The Department of Veterans Affairs has just completed a major step in the congressionally-mandated Asset and Infrastructure Review, or AIR, process — a process designed to ensure VA’s infrastructure in the next few years reflects the needs of 21st century veterans, not those of the previous century.
On March 14, VA recommended 35 of its 171 hospitals be closed or completely rebuilt; 14 new hospitals constructed; and 140 community-based outpatients opened. Altogether, it will cost approximately $2 trillion to modernize the department’s facilities under this proposal.
I understand the role of members and others to advocate for their interests, but we must be mindful that without comprehensive infrastructure reform, VA’s health care system will perish. Those who have already called VA’s recommendations “dead on arrival,” or “a massive mistake,” because they represent affected communities should understand what is at stake and keep an open mind.
VA, like other providers, faces many challenges in meeting the needs of its patients in the 21st century. All health care organizations must adopt to the seismic changes in medicine now underway. These include advances in medical technology, such as telehealth; an increasingly aging population; nurse shortages and scarcities in other health professions; and increasing numbers of people suffering from multiple conditions and serious mental illnesses.
To its credit, VA has recently been in the forefront of health care change. In the 1990s and early 2000s, the department transformed itself, with remarkable speed, from a collection of inpatient hospitals characterized by a limited number of specialized facilities often far from a veteran’s home to a system based on an outpatient model and telehealth with over 1,300 sites of care.
However, VA faces the unique obstacle of continuing to modernize its care despite an enormous legacy health care system costing billions of dollars annually to maintain. The department has been trying to build a 21st century health care system on a foundation of an antiquated infrastructure.
Many VA hospitals were constructed in the aftermath of World War II. The average age of a VA hospital is nearly 60 years, compared to just 8.5 years in the private sector. These older hospitals were built before women were a significant presence in the military and have insufficient facilities for their care; are too old to sustain the strong internet connections required for telehealth; and were built at a time when inpatient care, not outpatient care, predominated — resulting in floors, even entire buildings, sitting unused.
VA is spending billions on bricks and mortar, instead of doctors and nurses. In 2004, the last full year I was Secretary, VA health care received $28.3 billion in funding from Congress. This fiscal year, the department will receive $101.5 billion — more than a 350% increase. Meanwhile, the number of living American veterans has decreased from 24.5 million to 19.2 million.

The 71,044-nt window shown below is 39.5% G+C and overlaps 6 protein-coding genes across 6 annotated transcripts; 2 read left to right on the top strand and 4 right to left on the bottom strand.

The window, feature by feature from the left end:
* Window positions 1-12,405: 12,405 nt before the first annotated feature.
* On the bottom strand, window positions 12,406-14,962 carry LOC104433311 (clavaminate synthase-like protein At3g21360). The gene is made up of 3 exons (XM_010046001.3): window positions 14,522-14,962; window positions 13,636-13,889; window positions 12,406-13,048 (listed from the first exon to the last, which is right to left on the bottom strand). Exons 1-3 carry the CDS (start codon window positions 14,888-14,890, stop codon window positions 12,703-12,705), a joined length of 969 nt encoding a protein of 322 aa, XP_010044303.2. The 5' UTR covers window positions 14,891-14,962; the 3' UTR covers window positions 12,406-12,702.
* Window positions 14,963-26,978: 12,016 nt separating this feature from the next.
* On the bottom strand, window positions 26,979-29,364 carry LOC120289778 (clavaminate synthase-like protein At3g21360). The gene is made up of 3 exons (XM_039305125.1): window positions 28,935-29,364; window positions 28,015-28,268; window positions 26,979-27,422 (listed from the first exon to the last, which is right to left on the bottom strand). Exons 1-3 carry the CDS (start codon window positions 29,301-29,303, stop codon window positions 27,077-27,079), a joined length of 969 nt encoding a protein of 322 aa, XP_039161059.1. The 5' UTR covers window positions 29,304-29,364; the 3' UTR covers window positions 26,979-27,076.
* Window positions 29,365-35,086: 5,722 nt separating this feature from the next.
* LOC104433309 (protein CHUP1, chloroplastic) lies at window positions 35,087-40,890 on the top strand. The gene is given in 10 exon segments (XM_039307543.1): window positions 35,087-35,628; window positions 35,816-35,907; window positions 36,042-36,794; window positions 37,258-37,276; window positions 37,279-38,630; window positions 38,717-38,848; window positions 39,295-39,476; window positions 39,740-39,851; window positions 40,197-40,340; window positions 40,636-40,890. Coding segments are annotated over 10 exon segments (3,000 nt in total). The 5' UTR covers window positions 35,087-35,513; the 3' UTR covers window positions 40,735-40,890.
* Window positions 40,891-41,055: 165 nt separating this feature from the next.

At some point, if things do not change, Americans will question the need to maintain a system that provides care in antiquated facilities that costs far more than other alternatives. Then the well of funding is going to run dry, marking the end of a system that has made historic contributions to the health of veterans and all Americans.
This dystopic future is what VA’s current recommendations are designed to address. I commend VA Secretary Denis McDonough and his staff for what The American Legion called a “careful and thoughtful approach” to the process.
The department’s recommendations will now be reviewed by a commission of experts, whose members were nominated by President Joe Biden on March 9 and are now awaiting Senate confirmation.
The commission will review VA’s recommendations and conduct public hearings before submitting any changes it deems necessary to the president within a year. The president can then determine whether or not to submit those recommendations to Congress. If the president does submit them, Congress can then accept those recommendations as a whole by not acting, or reject them as a whole by passing a joint resolution of disapproval. If the recommendations are accepted, VA must begin implementing them within three years.
Politicians and communities will use the review process to debate the pros and cons of individual recommendations. But let us turn away from arguments that question the value of the entire process because of any single recommendation, or seek to hold nominations up over parochial concerns. We must keep our eyes on the ball, and understand this once-in-a-lifetime chance to transform a cabinet department cannot be squandered.
We have an opportunity to help VA build a health care network with the right facilities, in the right places, to provide the right care for veterans in all parts of the nation. If we fail, we will surely destroy an invaluable national resource.
Anthony J. Principi served as the Secretary of Veterans Affairs from January 2001-January 2005. Mr. Principi is a 1967 graduate of the Naval Academy at Annapolis, Md., and served aboard the USS Joseph P. Kennedy. He commanded a River Patrol Unit in Vietnam’s Mekong Delta.
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